Topics of Interest

No Bull in the West Kootenay

Management units 4-38 and 4-39 in the West Kootenay have not been included in the immature bull moose season which was recently introduced in Region 4.  “

The question resident hunters need an answer to is, “Why?”

All of Region 4 went to Limited Entry Hunting in 1991, eliminating over 80% of resident hunters.  Since then moose populations have increased significantly: resident hunter opportunity has not.  Since the LEH was instituted, non-resident hunters have increased from 6 in 1991 to almost 90 hunters in 2006.  The non-resident share of the harvest went from 4% to more than 25% some years despite half of the entire region having no guide-outfitter territories.

In some MUs non-resident hunters harvest in excess of 50% of the total harvest.  This is another hunt where residents have been treated as second class citizens in their own Province.

MUs 4-38 and 4-39 are part of the Caribou Recovery area.  These two management units have some of the highest number of LEH authorizations in Region 4 for bulls and the ONLY cow/calf LEHs in the entire region.  The Ministry of Environment is purposely trying to keep the population low to aid Caribou recovery.  So why wouldn’t there be an immature bull moose hunt?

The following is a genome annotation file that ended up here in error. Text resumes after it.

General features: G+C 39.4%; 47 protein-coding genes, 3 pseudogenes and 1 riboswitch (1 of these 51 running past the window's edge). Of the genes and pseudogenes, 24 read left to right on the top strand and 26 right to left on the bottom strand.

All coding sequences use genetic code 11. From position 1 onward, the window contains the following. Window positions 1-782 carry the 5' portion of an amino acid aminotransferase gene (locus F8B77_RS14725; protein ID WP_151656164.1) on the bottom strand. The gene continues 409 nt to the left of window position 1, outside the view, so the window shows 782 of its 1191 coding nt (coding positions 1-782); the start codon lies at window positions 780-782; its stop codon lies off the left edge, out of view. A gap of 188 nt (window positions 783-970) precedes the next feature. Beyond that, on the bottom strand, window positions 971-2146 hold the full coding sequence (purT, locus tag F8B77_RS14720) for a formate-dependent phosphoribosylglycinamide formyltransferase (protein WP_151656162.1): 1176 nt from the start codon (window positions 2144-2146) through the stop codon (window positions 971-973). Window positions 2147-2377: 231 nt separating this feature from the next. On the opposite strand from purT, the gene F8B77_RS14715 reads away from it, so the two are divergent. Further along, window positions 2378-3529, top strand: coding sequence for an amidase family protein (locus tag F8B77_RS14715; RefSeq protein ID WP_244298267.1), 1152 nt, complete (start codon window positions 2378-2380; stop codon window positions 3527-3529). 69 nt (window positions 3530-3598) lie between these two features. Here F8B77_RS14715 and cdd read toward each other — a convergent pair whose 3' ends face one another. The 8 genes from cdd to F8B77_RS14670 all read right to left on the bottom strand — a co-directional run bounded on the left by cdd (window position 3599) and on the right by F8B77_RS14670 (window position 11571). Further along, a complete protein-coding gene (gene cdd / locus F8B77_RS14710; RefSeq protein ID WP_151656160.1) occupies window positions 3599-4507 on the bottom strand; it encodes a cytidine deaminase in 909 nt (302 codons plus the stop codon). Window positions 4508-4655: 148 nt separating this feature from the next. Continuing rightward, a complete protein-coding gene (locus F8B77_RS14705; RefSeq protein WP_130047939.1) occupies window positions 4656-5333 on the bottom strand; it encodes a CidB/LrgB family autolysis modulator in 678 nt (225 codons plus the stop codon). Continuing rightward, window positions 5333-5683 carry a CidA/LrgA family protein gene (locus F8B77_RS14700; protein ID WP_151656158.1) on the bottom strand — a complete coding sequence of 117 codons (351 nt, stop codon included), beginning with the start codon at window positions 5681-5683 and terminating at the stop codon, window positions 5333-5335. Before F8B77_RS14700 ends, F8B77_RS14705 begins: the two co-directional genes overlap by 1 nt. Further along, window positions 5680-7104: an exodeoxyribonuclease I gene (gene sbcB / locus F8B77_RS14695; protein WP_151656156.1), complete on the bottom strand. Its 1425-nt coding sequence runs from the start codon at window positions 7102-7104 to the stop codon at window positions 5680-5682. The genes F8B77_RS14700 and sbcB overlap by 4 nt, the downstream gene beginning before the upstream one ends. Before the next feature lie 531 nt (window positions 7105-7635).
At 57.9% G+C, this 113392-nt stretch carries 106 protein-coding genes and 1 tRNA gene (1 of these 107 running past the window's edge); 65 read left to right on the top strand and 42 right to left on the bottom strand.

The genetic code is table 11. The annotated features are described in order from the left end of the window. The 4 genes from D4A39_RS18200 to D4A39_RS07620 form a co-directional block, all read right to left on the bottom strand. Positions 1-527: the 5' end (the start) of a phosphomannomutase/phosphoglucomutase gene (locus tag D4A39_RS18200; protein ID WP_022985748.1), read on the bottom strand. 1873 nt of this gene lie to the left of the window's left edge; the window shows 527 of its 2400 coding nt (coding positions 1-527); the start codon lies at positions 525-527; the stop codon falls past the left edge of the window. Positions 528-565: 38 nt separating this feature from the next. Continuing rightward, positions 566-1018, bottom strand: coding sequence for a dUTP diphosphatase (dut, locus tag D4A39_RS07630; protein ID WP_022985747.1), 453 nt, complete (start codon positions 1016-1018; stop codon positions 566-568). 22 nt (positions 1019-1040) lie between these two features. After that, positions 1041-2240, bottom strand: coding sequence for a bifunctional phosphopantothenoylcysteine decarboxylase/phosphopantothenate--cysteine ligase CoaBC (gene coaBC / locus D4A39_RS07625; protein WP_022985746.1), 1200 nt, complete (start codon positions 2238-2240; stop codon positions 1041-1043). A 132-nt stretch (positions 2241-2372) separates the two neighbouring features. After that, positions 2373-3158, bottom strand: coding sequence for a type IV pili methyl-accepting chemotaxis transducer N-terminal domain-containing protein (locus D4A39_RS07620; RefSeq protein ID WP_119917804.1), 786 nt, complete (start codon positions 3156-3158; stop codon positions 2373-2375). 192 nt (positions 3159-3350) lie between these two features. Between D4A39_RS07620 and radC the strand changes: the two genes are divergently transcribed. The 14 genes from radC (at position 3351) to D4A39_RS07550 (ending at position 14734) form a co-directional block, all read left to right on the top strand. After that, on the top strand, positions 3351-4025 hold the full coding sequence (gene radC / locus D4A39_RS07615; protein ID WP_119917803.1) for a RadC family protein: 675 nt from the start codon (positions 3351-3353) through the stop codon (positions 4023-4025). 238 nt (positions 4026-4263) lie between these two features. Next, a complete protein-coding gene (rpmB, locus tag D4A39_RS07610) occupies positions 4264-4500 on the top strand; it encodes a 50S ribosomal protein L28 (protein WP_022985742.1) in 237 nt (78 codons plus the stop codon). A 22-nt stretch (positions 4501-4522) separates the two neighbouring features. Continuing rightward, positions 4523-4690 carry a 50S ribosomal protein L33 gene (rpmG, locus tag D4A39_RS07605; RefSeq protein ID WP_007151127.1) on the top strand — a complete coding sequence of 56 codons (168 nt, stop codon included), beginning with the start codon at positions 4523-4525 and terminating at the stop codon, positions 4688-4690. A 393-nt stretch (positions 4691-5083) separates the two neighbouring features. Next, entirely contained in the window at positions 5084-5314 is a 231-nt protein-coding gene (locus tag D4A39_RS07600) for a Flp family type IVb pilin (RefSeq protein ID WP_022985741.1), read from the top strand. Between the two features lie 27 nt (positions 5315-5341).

Resident hunters and Hunter Advisory Committee members at both the Regional and Provincial level were not advised of this omission.  According to Wally Kampen, president of the West Kootenay Outdoorsman: “We discussed not having some of the management units in the Trout Lake area included in the GOS, because of low densities, but in the end we supported opening them all.  MUs 4-38 and 4-39 are gimmes as they support some of the highest moose densities in the Kootenay Region, not to mention all the cow/calf authorizations the Ministry decided to release.”

South of Mus 4-38 and 4-39 moose densities are extremely low yet there is an immature bull moose season.  Ironically enough, most of the West Kootenay is unallocated other than MUs 4-32, 4-38 and 4- 39 where three guide-outfitters have territories.  Of course GOABC has come out against the immature bull moose season as it doesn’t support their quality of hunt or trophy management agenda.

According to GOABC: “The management of big game must be conducted in a manner that grows trophy class animals and restricts provisions such as “spike-fork” seasons for immature bull moose.”

In the Kootenay hundreds if not thousands of resident hunters have lost their jobs and been laid-off yet the government is telling them they can’t go out hunting, enjoy the outdoors and feed their families.  Clearly the government has far more important priorities!

Who is managing wildlife in BC and who is it being managed for?

It clearly isn’t the lowly resident hunter.

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